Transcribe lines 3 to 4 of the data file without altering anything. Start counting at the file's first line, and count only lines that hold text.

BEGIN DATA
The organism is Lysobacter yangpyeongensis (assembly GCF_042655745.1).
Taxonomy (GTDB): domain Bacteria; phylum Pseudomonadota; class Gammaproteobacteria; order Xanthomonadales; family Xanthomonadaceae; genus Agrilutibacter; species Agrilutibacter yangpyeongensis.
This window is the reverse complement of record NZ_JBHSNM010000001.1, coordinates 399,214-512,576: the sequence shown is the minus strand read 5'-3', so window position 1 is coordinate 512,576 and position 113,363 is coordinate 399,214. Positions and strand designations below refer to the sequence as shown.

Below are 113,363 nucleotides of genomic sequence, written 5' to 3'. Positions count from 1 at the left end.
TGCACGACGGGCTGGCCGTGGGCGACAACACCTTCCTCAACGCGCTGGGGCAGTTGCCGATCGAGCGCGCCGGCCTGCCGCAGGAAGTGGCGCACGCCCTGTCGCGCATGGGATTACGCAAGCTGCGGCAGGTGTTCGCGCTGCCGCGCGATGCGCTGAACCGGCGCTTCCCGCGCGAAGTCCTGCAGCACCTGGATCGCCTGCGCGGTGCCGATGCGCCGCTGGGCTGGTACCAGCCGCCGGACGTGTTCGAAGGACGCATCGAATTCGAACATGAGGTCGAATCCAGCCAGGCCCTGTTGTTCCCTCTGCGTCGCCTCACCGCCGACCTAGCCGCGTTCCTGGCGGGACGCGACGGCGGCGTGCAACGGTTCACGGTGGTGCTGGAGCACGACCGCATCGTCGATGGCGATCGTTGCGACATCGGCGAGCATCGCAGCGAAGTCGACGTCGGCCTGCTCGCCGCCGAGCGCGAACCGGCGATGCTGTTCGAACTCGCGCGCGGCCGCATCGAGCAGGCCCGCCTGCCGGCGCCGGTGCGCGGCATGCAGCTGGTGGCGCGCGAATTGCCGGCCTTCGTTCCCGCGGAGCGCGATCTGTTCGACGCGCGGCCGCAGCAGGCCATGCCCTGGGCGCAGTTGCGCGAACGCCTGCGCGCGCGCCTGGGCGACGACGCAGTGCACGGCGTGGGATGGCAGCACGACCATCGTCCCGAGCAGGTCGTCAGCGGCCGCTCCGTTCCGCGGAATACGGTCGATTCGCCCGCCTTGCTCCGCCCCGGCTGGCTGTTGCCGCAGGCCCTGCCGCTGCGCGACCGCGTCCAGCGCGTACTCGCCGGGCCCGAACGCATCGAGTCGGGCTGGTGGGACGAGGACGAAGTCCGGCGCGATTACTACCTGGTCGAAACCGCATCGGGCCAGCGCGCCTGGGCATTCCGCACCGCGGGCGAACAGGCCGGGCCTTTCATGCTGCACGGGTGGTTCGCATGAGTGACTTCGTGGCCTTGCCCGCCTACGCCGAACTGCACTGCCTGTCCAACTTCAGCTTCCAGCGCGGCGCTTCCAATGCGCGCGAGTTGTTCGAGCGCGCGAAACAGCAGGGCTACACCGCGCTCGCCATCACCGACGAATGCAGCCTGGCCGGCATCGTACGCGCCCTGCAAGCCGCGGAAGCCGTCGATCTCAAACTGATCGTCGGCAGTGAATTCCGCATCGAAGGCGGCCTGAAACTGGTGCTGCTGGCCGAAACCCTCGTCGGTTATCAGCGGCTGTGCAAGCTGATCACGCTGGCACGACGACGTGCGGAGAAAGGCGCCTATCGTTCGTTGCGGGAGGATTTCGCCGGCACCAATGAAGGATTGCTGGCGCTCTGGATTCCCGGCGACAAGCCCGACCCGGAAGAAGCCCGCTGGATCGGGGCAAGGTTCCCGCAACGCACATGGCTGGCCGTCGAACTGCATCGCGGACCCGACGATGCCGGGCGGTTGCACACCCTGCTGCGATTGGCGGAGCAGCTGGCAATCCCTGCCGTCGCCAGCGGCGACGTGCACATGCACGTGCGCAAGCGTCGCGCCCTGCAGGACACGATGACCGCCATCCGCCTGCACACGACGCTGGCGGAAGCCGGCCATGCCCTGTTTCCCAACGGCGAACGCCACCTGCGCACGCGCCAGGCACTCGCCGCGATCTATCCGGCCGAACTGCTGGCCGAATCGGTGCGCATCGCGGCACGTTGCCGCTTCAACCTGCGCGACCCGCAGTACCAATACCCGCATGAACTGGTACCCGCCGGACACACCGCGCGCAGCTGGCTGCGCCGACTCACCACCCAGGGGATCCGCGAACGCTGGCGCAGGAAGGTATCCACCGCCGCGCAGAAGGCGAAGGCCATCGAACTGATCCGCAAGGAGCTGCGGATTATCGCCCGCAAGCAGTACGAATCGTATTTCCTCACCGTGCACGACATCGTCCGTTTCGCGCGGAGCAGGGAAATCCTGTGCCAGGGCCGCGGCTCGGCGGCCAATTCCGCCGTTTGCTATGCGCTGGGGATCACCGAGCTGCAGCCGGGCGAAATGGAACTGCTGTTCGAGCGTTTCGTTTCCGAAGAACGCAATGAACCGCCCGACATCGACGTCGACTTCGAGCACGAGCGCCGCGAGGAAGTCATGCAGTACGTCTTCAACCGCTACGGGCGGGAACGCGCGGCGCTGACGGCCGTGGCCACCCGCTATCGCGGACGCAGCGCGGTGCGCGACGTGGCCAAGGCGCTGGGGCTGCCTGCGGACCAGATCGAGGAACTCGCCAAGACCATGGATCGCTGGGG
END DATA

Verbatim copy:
This window is the reverse complement of record NZ_JBHSNM010000001.1, coordinates 399,214-512,576: the sequence shown is the minus strand read 5'-3', so window position 1 is coordinate 512,576 and position 113,363 is coordinate 399,214. Positions and strand designations below refer to the sequence as shown.

Below are 113,363 nucleotides of genomic sequence, written 5' to 3'. Positions count from 1 at the left end.